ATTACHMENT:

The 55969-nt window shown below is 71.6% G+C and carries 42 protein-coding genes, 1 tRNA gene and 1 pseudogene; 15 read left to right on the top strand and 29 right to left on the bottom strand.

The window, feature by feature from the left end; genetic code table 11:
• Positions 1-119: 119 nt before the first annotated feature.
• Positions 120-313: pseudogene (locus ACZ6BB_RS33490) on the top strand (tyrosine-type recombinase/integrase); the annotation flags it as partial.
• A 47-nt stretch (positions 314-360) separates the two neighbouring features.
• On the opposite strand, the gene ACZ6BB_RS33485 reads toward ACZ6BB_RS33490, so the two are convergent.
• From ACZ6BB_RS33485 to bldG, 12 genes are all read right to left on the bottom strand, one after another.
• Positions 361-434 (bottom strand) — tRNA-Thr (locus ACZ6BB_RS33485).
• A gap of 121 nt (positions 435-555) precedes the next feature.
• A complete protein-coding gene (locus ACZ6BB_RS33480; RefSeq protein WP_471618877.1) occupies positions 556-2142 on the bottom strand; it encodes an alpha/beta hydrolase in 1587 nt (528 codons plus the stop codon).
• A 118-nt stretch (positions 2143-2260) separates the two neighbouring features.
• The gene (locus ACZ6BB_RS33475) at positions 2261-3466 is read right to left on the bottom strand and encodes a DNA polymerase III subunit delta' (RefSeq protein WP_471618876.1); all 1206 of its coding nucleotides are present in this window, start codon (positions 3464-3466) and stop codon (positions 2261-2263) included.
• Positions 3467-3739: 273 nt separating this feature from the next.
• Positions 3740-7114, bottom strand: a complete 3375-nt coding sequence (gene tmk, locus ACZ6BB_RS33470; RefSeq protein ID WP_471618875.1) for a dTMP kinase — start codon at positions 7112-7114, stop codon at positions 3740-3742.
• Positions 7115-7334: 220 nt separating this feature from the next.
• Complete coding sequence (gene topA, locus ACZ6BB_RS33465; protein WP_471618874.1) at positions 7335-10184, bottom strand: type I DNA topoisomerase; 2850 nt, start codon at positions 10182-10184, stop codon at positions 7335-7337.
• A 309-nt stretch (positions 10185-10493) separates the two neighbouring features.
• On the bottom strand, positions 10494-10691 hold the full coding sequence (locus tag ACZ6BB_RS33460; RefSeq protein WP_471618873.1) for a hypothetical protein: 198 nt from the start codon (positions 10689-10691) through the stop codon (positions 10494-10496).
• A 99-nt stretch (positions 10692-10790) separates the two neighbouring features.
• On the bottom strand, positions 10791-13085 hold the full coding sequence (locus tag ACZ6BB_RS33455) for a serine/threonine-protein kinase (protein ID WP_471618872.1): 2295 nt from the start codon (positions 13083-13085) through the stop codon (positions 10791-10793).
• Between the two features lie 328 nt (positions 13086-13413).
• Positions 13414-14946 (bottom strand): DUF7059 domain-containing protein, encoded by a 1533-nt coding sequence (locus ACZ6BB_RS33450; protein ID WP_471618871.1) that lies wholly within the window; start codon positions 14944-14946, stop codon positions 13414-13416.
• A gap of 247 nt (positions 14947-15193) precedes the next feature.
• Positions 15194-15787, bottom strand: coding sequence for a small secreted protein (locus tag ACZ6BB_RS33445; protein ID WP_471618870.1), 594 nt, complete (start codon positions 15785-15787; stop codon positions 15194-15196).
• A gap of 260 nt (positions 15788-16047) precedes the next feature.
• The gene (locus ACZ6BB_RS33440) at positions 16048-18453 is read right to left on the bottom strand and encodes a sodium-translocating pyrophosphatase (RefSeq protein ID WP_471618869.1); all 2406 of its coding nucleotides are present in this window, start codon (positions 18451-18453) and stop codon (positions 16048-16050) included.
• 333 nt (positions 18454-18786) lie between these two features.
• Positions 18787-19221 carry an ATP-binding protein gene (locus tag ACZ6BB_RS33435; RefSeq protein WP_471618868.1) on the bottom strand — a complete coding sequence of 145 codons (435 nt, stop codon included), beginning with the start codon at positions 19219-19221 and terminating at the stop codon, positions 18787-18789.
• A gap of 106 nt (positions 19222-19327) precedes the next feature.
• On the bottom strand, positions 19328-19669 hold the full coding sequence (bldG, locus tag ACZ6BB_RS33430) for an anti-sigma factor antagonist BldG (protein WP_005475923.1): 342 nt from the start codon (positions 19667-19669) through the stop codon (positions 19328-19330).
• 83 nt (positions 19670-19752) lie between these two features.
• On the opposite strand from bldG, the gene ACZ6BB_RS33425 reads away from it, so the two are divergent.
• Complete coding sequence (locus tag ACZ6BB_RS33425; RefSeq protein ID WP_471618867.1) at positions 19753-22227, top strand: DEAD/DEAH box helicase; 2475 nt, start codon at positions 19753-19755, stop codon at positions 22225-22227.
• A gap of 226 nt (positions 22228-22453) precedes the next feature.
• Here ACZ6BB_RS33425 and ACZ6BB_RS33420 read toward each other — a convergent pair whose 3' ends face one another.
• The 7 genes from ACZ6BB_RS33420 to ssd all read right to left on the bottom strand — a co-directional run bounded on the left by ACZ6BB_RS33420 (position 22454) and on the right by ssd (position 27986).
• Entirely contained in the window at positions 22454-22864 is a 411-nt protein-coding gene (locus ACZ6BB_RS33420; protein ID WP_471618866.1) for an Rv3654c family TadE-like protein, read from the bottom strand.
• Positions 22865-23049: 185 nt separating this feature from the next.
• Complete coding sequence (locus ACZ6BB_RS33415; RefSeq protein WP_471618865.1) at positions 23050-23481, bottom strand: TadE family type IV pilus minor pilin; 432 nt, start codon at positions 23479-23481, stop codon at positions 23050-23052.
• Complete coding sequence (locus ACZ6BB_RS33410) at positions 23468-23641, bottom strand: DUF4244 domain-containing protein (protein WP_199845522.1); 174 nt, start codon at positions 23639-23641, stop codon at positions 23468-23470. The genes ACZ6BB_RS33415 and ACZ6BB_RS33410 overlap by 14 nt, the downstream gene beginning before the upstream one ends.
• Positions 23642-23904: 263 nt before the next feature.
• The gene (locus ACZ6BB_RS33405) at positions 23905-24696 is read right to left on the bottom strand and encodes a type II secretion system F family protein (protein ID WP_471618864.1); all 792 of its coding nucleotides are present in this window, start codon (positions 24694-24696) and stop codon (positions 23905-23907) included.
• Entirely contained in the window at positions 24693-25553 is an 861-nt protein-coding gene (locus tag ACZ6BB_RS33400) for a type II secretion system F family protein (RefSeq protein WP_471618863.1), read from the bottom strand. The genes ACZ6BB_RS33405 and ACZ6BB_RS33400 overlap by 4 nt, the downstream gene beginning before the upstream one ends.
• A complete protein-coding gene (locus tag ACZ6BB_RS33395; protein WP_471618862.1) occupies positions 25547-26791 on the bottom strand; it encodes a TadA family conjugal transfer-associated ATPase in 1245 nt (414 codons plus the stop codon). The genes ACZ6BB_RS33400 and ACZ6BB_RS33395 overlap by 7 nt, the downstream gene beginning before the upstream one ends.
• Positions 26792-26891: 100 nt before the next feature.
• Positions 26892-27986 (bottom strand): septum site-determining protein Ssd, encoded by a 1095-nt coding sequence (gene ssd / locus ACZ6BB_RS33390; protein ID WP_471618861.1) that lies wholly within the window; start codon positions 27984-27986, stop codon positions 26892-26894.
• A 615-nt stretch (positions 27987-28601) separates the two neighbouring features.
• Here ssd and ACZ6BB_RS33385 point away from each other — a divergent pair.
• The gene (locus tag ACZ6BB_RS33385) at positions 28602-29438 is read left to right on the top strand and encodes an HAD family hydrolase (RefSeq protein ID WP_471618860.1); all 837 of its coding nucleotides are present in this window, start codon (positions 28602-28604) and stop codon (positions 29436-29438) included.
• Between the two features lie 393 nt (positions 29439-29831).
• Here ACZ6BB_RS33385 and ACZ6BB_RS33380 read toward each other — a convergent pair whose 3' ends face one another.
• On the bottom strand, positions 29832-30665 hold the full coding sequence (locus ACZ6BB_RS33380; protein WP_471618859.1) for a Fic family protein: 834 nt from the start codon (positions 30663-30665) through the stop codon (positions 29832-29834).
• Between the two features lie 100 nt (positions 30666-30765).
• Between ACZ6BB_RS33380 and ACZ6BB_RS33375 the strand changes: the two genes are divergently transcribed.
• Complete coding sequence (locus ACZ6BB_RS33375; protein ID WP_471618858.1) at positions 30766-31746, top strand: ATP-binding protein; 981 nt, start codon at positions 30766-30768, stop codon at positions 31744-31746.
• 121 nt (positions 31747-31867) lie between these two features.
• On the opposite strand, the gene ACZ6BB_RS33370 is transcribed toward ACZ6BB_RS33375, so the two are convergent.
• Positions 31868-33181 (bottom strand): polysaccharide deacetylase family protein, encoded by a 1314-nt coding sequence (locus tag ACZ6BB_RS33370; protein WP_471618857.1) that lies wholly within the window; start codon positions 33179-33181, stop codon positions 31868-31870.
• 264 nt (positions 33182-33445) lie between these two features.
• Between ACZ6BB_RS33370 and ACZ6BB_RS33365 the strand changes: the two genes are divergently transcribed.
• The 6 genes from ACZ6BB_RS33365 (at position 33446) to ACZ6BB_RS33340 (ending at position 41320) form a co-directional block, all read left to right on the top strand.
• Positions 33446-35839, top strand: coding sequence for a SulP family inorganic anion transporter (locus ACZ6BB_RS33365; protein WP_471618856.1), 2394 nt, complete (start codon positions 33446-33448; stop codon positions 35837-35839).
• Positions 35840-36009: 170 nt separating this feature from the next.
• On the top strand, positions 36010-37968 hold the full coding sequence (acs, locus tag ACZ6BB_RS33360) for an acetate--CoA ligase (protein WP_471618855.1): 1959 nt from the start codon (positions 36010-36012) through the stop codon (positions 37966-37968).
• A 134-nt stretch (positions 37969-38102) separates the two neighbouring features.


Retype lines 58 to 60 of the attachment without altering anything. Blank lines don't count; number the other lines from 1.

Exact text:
• Positions 31868-33181 (bottom strand): polysaccharide deacetylase family protein, encoded by a 1314-nt coding sequence (locus tag ACZ6BB_RS33370; protein WP_471618857.1) that lies wholly within the window; start codon positions 33179-33181, stop codon positions 31868-31870.
• 264 nt (positions 33182-33445) lie between these two features.
• Between ACZ6BB_RS33370 and ACZ6BB_RS33365 the strand changes: the two genes are divergently transcribed.